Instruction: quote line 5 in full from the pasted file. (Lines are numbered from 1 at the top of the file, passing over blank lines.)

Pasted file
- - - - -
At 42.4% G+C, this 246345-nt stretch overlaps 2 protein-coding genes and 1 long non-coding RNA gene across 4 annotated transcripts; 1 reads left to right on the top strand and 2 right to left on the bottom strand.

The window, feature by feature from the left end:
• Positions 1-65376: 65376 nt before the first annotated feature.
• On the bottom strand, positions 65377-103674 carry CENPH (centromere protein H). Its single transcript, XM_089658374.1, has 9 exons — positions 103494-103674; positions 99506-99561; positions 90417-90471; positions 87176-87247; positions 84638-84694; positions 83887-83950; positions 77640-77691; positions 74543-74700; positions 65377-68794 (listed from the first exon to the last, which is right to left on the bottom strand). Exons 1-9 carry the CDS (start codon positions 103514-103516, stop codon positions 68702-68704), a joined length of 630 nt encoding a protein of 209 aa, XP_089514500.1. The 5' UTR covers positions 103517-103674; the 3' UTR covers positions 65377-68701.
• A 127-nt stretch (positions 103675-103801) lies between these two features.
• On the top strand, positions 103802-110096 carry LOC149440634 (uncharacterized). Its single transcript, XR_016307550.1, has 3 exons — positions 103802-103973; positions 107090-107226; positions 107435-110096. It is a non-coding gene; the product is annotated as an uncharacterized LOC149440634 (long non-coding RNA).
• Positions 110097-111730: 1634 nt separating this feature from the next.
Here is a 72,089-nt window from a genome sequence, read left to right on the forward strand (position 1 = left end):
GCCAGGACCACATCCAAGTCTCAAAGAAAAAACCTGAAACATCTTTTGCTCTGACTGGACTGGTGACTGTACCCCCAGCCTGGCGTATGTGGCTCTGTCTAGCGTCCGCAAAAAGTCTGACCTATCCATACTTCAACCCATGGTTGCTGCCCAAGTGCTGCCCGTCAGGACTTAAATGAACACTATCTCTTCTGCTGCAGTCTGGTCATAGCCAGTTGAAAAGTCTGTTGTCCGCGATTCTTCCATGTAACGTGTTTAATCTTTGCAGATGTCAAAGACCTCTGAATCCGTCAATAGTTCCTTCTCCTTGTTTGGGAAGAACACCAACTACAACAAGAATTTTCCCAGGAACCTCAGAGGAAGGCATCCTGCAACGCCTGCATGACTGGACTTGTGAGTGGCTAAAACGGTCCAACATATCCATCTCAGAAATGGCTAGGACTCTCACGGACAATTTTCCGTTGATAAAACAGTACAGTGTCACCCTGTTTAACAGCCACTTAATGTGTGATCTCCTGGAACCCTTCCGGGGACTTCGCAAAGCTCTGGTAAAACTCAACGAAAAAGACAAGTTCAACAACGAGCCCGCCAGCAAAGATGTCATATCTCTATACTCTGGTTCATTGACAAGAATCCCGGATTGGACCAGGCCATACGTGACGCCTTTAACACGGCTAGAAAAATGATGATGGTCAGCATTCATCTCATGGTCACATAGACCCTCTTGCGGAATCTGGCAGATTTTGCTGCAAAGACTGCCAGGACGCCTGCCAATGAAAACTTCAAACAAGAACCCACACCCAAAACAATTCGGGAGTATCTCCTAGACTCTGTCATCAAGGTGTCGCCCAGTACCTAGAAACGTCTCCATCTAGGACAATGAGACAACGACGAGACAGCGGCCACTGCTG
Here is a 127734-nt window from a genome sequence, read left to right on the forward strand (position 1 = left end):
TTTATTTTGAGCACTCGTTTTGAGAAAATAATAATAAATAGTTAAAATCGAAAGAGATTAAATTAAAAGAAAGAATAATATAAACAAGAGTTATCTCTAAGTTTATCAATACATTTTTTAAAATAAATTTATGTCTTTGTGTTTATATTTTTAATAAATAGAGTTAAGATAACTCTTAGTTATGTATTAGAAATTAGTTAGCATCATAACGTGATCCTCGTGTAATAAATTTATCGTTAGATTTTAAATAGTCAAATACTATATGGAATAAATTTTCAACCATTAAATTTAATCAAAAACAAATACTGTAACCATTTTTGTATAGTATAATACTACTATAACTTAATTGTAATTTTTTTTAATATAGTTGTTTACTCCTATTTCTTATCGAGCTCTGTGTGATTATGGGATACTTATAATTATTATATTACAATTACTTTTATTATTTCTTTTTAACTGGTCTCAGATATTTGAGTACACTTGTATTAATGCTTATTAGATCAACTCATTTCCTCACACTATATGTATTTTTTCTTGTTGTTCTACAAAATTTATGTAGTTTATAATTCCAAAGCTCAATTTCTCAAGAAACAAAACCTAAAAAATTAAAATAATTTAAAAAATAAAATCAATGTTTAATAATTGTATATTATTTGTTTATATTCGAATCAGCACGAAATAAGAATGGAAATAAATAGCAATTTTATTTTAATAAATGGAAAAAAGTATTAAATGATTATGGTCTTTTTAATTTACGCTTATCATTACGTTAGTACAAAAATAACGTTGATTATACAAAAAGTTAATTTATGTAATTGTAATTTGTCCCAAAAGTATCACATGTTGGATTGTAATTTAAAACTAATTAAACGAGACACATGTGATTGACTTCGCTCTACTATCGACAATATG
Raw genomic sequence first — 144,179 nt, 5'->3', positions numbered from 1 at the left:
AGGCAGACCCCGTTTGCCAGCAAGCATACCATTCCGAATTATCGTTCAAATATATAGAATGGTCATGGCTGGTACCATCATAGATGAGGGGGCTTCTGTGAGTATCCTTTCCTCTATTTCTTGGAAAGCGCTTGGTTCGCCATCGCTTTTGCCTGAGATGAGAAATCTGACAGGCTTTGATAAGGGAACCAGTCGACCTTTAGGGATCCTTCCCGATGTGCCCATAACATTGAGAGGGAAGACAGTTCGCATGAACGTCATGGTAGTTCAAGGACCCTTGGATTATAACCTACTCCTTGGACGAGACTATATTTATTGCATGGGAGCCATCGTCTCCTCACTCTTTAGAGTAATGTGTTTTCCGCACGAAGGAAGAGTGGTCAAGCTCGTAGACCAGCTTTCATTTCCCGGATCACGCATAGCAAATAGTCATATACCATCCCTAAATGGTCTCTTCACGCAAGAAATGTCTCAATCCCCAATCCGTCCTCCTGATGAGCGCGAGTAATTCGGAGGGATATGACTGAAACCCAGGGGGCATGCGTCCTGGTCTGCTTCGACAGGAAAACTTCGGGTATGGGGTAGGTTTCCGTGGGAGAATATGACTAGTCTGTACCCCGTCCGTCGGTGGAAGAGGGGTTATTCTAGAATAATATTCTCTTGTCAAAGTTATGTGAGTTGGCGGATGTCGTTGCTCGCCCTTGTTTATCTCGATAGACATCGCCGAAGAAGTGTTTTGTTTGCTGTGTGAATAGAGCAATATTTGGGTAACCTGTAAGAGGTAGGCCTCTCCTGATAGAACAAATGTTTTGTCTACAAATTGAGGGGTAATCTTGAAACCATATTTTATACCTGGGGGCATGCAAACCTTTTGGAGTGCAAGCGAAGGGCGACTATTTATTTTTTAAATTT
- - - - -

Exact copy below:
• A 127-nt stretch (positions 103675-103801) lies between these two features.